I Scream, You Scream, We All Scream for Lactate.

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    I Scream, You Scream, We All Scream for Lactate.

    We love our lactates and want to protect them from every slip and fall.  But are they a bit more resilient than we think?

    Jones et al. concluded that point-of-care venous lactate in healthy patients does not significantly change over a course of 15 minutes either at -1˚ C or 23˚ C (room temperature) as well as with or without a tourniquet.

    –       Prospective randomized trial of 63 healthy patients divided into 3 groups

    –       Group 1: venous lactate drawn without tourniquet and placed on ice (-1˚ C)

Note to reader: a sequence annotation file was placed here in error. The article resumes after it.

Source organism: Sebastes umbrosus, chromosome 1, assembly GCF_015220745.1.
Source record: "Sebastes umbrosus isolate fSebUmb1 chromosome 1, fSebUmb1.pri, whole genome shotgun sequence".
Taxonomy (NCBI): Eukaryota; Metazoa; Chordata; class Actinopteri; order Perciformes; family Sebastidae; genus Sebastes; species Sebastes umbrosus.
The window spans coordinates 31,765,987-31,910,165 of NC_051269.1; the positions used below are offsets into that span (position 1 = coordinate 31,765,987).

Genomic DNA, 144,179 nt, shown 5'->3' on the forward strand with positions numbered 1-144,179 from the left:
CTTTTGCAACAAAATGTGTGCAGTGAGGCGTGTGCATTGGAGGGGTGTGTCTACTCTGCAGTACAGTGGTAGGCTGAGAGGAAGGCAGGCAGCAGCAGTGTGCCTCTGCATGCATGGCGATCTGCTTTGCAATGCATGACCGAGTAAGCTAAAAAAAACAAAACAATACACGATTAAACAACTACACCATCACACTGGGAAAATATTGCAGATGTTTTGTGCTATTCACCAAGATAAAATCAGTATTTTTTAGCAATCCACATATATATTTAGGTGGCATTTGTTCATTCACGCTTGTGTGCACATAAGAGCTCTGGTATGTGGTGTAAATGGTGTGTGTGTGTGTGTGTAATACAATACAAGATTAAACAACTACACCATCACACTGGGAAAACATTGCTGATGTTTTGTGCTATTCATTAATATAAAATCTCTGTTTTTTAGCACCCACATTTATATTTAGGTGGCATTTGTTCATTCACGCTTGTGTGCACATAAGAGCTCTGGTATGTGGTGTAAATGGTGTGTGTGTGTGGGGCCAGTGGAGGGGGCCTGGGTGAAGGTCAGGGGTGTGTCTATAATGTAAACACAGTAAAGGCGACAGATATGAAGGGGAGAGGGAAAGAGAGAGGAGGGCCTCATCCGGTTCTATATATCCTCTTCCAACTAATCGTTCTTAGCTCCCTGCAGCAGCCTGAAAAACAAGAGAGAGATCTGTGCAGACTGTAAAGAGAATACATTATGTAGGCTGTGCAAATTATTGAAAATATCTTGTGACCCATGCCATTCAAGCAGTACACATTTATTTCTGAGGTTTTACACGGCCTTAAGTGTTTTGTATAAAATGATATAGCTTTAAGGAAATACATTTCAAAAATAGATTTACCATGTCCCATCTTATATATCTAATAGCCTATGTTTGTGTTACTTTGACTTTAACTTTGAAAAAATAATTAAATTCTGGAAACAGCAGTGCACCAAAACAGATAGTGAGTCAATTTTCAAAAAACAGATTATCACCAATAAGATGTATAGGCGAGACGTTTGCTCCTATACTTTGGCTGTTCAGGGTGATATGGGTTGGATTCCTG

• Over 15 minutes, lactate increased 10%

    –       Group 2: venous lactate drawn without tourniquet and left in room air (23˚ C)

    • Over 15 minutes, lactate increased 25%

    –       Group 3: venous lactate drawn with a tourniquet placed 5 minutes before

    venipuncture and placed on ice

    • Over 15 minutes, lactate increased 6%

    –       No significant differences in mean lactate concentrations were found among any group (p>0.90)

     

    Jones AE, Leonard MM, Hernandez-Nino J, Kline JA. Determination of the effect of in vitro time, temperature, and tourniquet use on whole blood venous point-of-care lactate concentrations. Acad Emerg Med. 2007 Jul;14(7):587-91. Epub 2007 May 18

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